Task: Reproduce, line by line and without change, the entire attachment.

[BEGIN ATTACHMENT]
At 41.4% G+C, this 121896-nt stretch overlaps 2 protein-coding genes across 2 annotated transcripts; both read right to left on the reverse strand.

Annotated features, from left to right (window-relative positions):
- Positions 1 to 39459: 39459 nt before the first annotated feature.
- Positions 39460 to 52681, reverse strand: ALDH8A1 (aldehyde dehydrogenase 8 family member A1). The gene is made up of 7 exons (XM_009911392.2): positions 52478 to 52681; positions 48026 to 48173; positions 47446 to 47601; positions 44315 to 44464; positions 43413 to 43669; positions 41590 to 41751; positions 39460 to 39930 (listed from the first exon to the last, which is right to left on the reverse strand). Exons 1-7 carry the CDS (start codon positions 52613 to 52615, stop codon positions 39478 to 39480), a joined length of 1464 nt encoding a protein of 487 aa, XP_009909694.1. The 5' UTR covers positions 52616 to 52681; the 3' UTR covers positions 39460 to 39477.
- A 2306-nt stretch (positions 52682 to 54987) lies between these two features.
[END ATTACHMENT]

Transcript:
At 41.4% G+C, this 121896-nt stretch overlaps 2 protein-coding genes across 2 annotated transcripts; both read right to left on the reverse strand.

Annotated features, from left to right (window-relative positions):
- Positions 1 to 39459: 39459 nt before the first annotated feature.
- Positions 39460 to 52681, reverse strand: ALDH8A1 (aldehyde dehydrogenase 8 family member A1). The gene is made up of 7 exons (XM_009911392.2): positions 52478 to 52681; positions 48026 to 48173; positions 47446 to 47601; positions 44315 to 44464; positions 43413 to 43669; positions 41590 to 41751; positions 39460 to 39930 (listed from the first exon to the last, which is right to left on the reverse strand). Exons 1-7 carry the CDS (start codon positions 52613 to 52615, stop codon positions 39478 to 39480), a joined length of 1464 nt encoding a protein of 487 aa, XP_009909694.1. The 5' UTR covers positions 52616 to 52681; the 3' UTR covers positions 39460 to 39477.
- A 2306-nt stretch (positions 52682 to 54987) lies between these two features.